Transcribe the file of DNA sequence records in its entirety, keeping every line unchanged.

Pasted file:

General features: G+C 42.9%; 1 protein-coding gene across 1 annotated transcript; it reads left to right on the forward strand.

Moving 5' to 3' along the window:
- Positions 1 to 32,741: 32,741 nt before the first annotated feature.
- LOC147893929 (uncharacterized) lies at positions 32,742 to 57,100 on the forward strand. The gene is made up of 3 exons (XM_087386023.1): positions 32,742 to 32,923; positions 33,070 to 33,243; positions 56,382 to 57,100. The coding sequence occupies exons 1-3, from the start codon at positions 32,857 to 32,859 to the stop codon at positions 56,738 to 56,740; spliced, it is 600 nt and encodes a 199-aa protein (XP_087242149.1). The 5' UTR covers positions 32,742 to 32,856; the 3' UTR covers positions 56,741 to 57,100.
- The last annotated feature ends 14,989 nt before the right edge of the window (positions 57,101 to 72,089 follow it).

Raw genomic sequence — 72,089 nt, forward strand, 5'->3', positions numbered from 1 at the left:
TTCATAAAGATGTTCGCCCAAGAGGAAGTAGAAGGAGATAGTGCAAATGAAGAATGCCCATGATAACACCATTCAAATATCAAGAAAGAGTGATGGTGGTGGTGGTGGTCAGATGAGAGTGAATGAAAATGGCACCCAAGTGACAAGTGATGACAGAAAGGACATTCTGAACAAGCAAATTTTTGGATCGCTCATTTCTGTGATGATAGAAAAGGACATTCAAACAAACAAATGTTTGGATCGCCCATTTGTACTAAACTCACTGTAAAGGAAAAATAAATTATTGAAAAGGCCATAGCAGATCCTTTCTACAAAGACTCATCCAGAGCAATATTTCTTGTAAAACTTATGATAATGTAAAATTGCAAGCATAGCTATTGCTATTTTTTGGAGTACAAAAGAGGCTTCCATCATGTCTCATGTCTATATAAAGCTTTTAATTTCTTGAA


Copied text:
General features: G+C 42.9%; 1 protein-coding gene across 1 annotated transcript; it reads left to right on the forward strand.

Moving 5' to 3' along the window:
- Positions 1 to 32,741: 32,741 nt before the first annotated feature.
- LOC147893929 (uncharacterized) lies at positions 32,742 to 57,100 on the forward strand. The gene is made up of 3 exons (XM_087386023.1): positions 32,742 to 32,923; positions 33,070 to 33,243; positions 56,382 to 57,100. The coding sequence occupies exons 1-3, from the start codon at positions 32,857 to 32,859 to the stop codon at positions 56,738 to 56,740; spliced, it is 600 nt and encodes a 199-aa protein (XP_087242149.1). The 5' UTR covers positions 32,742 to 32,856; the 3' UTR covers positions 56,741 to 57,100.
- The last annotated feature ends 14,989 nt before the right edge of the window (positions 57,101 to 72,089 follow it).

Raw genomic sequence — 72,089 nt, forward strand, 5'->3', positions numbered from 1 at the left:
TTCATAAAGATGTTCGCCCAAGAGGAAGTAGAAGGAGATAGTGCAAATGAAGAATGCCCATGATAACACCATTCAAATATCAAGAAAGAGTGATGGTGGTGGTGGTGGTCAGATGAGAGTGAATGAAAATGGCACCCAAGTGACAAGTGATGACAGAAAGGACATTCTGAACAAGCAAATTTTTGGATCGCTCATTTCTGTGATGATAGAAAAGGACATTCAAACAAACAAATGTTTGGATCGCCCATTTGTACTAAACTCACTGTAAAGGAAAAATAAATTATTGAAAAGGCCATAGCAGATCCTTTCTACAAAGACTCATCCAGAGCAATATTTCTTGTAAAACTTATGATAATGTAAAATTGCAAGCATAGCTATTGCTATTTTTTGGAGTACAAAAGAGGCTTCCATCATGTCTCATGTCTATATAAAGCTTTTAATTTCTTGAA